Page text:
How To Stop The Panic Before Asking “Have I Been Panda Slapped?”
You may see a drop in rankings or traffic and immediately panic. Have I been Panda-slapped? Even now, as we look at the two year anniversary of Google’s Panda Update, the likelihood is that you have not. Rankings and traffic fluctuate for many reasons, most of which are not related to penalties from search engines. […]
You may see a drop in rankings or traffic and immediately panic. Have I been Panda-slapped? Even now, as we look at the two year anniversary of Google’s Panda Update, the likelihood is that you have not. Rankings and traffic fluctuate for many reasons, most of which are not related to penalties from search engines.
But, how can you tell? Instead of watching rankings overall, watch categories of keywords. If you separate your keyword categories by topic, you can more easily spot trends that have to do with a particular content area of your site. Typically, if there is a problem, it’s going to start there.
To evaluate symptoms of a bigger issue, I’ve created this handy protocol to get you started:
Help, My Rankings Dropped!
1. Have they really dropped?
- Do you see a corresponding decrease in traffic?
- If yes, wait two days and check again, they may come right back up. Rankings and traffic bobble all the time.
- If no, there’s probably not anything to worry about. Recheck in a week or so.
Keep in mind, there’s dozens of reasons a report may not be accurate. If analytics doesn’t show a corresponding decrease in organic traffic, there’s probably no problem.
2. Ok, I’ve double checked and they really did drop. My analytics show a decrease, too.
- Don’t panic!
- Look at how the drops are correlated. Are they all from one group of keywords? Are they associated with certain pages of the website?
3. If they’re all from a particular category of keywords, read on. If not, skip to Step 4.
- Check the sites that are ranking for these keywords. Are there new players? Has someone shot to the top that wasn’t there before? If so, investigate what they are doing differently. Is the content fresher, better optimized, more shared in social media? It may be that you just need to keep up with the Joneses.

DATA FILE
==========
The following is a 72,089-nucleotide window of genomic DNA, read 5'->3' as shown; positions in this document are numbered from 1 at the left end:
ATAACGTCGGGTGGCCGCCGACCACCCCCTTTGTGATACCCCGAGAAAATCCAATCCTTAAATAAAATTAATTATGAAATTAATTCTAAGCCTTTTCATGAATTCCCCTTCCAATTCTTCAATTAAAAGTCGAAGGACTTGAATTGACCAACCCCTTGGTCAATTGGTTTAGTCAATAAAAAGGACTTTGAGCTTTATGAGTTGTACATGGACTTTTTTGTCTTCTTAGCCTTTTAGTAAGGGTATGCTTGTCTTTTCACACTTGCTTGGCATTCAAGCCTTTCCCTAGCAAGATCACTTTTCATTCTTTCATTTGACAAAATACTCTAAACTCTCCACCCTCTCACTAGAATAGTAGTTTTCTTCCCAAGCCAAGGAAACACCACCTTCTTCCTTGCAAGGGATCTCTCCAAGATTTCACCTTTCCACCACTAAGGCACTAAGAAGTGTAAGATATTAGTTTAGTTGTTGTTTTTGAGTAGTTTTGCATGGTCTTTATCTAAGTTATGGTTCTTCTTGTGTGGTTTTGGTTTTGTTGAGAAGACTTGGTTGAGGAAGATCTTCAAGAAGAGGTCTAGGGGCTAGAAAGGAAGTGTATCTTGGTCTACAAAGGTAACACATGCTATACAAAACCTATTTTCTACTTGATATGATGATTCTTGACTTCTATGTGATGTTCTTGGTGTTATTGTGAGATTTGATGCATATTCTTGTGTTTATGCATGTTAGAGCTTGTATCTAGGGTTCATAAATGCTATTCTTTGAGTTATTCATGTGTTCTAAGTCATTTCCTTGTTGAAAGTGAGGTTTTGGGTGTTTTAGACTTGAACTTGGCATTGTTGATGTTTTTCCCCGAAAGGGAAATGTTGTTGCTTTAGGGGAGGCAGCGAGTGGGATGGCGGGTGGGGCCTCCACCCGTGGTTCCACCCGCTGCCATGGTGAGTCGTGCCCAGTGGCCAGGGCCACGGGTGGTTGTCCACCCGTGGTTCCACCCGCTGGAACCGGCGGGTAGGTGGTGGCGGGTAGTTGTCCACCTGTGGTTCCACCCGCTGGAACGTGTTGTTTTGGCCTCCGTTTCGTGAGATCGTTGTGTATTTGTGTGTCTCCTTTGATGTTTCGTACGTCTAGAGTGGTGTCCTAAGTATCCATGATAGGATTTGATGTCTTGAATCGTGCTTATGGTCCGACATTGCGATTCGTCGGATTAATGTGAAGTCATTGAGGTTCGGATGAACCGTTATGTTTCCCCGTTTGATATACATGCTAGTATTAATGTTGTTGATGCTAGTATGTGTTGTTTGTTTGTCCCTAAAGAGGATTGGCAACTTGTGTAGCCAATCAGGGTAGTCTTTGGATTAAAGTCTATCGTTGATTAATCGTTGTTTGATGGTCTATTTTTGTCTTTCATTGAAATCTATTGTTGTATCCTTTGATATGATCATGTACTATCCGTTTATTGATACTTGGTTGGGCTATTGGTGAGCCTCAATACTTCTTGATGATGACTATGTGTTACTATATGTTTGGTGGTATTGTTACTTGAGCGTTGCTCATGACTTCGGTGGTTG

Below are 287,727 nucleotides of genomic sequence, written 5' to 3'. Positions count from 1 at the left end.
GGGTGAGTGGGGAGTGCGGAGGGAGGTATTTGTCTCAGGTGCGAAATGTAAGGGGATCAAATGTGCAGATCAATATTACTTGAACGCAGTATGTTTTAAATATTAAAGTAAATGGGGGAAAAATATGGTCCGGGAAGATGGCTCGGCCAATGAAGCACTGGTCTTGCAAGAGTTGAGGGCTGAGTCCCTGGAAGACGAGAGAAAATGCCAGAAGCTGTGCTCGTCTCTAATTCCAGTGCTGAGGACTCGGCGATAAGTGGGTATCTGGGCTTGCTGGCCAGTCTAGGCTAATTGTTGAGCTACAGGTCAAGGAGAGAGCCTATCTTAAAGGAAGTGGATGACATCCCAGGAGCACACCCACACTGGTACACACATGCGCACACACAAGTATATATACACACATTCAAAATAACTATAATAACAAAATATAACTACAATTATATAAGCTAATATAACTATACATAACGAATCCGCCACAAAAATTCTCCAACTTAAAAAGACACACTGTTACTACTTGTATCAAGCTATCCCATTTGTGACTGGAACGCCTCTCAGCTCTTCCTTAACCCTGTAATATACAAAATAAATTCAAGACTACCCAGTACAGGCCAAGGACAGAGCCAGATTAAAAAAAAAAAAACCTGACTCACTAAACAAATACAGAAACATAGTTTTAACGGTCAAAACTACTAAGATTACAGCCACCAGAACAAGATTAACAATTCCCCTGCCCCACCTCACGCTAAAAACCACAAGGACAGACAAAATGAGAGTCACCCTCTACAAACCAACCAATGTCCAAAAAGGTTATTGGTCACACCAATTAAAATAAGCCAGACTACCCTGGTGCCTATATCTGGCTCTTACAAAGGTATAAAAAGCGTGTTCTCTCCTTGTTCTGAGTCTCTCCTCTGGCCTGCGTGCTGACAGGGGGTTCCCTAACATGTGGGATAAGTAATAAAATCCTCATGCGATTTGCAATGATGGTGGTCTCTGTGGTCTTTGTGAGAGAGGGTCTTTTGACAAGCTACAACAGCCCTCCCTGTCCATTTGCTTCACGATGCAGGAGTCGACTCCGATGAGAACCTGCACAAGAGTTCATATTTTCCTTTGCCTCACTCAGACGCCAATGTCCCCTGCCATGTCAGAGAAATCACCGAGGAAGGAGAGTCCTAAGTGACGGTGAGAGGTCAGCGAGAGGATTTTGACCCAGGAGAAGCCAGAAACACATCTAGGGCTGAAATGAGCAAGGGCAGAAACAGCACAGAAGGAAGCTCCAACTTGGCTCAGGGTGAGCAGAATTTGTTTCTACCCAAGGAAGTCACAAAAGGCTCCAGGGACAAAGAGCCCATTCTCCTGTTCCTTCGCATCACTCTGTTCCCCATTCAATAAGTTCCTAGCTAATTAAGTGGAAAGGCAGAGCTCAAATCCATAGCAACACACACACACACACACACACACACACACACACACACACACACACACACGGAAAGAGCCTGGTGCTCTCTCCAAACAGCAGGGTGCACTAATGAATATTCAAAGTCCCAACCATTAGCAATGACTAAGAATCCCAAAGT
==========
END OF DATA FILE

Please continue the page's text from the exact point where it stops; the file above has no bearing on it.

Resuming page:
- If no one has shot to the top lately, check to make sure no one has made any major changes to the site. It could be a technical issue.
- Still no luck? Sorry, you’ll have to hire an SEO to do a deeper analysis.
4. If they aren’t from a particular category of keywords, but are from the same pages or section of the site, this could be a problem.
- Check the pages that used to rank/have traffic. Are they still live? Any major changes to them lately?
- Evaluate the content with an open mind. Is it really quality content? Or do you have duplication or poor quality? You can find a complete checklist here.
- Have any of these pages been duplicated elsewhere? Take a snippet of unique text from the page and search it in Google with quotes to see if someone’s been copying your content.
- Any technical issues, such as an accidental noindex or canonical tag?
5. If you identify any of the above (except tech issues), you could be looking at the first stages of a Panda penalty.
You need to clean up this content asap, as the trend you are seeing could be an early warning sign that you could be impacted by Panda.
Truths & Myths About Panda
- Panda is an algorithm, not a manual penalty. It is only refreshed periodically. If you see early warning signs like the ones described above, you usually have plenty of time to clean up the content before the next Panda refresh.
- Panda, when applied, typically affects an entire domain or subdomain. You will likely see a significant drop in organic traffic as a result.
- It is still possible to maintain some rankings (especially in the 30s-40s and up) when hit by Panda. You probably won’t disappear completely, although it may feel like you did.
- There are usually early warning signs that you’re about to be hit, unless what you’re doing is blatantly spamming and it triggers a manual penalty.
- Most sites will never be affected by Panda.
- Panda is not only about duplication, although that is one of the most common forms of it. It’s also about poorly written or unsubstantial content.
- Duplication of a few pages, or a small percentage of poorly written content is unlikely to trigger Panda. The ratio usually needs to be pretty high.
So now you’re empowered to fight the Pandas in the room. The best advice I can give you is to remember that you are fighting a computer. Computers do make mistakes, but they are rare.
If you’ve been hit by an algorithmic update, you probably took short cuts that you shouldn’t have taken. Also keep in mind that no one but Google knows for sure how this all works. Although my opinions are based on experience, there are always aberrations and dissenters. Feel free to debate in the comments.
Opinions expressed in this article are those of the guest author and not necessarily Search Engine Land. Staff authors are listed here.